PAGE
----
Austrian painter and lithographer, Josef Klemm, created this bird’s-eye view of New York most likely in 1908. The view has no date, but contains interesting clues as to when it was done. The Singer Building is present and was completed in 1908. The MetLife Tower, however, is missing. It was completed in 1909.


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Bird’s-eye-view Kyoto and its environs, Hoei, 1947

The Kyoto Tourist Bureau and Guide Office published this map for use by local and foreign tourists. The title and the text are in both English and Japanese. The city is shown surrounded by the Katsura and Kamo rivers with the seven entrances clearly shown. Numerous temples, the Imperial Palace, and lovely gardens entice visitors to explore this ancient city.


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Helgoland, Vogelschau, Anonymous, 1890

Helgoland is a small island off the northwest coast of Germany. It has been inhabited since prehistoric times and with a current population of about 1,000 people. This view was created in 1890, the year that the British gave up the islands to Germany in the Heligoland-Zanzibar Treaty. The red sedimentary rock cliffs are unusual for this area. No other such formation exist along the continental coast of the North Sea.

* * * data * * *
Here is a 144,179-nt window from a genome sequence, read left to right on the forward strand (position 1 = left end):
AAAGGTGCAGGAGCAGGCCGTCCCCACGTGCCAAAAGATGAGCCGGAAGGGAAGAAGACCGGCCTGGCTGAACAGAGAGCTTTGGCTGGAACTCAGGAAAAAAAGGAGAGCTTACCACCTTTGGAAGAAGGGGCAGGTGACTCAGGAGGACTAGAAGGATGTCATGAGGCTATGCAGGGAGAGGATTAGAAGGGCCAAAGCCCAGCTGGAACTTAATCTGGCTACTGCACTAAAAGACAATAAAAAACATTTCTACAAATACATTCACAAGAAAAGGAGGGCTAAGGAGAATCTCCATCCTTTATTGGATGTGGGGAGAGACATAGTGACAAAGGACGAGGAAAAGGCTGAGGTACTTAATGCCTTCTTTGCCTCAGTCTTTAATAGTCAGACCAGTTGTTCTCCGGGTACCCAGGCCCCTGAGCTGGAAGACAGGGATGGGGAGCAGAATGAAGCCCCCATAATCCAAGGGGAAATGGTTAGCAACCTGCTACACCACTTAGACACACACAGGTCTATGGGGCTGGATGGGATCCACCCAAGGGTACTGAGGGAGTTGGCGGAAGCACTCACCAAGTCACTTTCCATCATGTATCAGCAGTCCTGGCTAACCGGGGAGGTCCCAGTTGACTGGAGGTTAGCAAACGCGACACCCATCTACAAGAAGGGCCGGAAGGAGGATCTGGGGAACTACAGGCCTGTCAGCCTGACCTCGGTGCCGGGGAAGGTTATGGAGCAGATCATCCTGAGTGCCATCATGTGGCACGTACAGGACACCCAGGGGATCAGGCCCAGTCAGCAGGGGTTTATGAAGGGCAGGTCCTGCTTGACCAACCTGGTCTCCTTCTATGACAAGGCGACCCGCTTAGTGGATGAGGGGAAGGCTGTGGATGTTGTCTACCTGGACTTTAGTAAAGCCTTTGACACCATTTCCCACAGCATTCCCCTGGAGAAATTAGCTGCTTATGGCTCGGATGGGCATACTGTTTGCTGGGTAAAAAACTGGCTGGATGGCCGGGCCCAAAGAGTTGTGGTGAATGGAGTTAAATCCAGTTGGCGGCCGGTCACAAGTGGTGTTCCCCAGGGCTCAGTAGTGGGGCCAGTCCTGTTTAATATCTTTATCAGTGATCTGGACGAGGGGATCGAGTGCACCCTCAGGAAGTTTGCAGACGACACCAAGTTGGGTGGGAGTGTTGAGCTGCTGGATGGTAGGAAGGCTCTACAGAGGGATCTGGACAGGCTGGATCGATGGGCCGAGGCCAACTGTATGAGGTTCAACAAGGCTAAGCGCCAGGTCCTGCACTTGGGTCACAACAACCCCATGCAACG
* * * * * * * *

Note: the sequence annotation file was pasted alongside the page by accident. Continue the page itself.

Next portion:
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Panoramic view of Tampa, Florida, Anonymous, 1915

Tampa was a sleepy town in the 1880’s. By the early 1900’s the city had grown to over 30,000 people. Industry fueled its growth driven by cigar manufacturing, the discovery of phosphate southeast of the city, and the arrival of the railroad. The cigar industry brought in over 10,000 immigrants catering to the cigar workers and factory workers, many of them Cuban. Tampa became known as the “Cigar Capital of the World.” This prosperous city is seen at it’s best with the busy railyard, long vistas, and open space for the citizens to enjoy.


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Aden, Mombaza, Quiloa, Cefala, Braun, Geor, 1572

When one talks about the monumental cartographic works of the Renaissance, there are three: the atlases of Mercator and Ortelius and the Civitates Orbis Terrarum by George Braun, the principal editor, and Franz Hogenberg, the lead copperplate engraver. This six-volume work was published between 1598 and 1617 and was the first general printed collection of town views. It is a unique visual record of the 16th century giving a view of urban and town life during that time. They used different views including from elevation, through perspective views, and overhead plans. The towns are often set in a framework of the countryside and hand colored. Their work paved the way for subsequent urban mapmakers for over 150 years.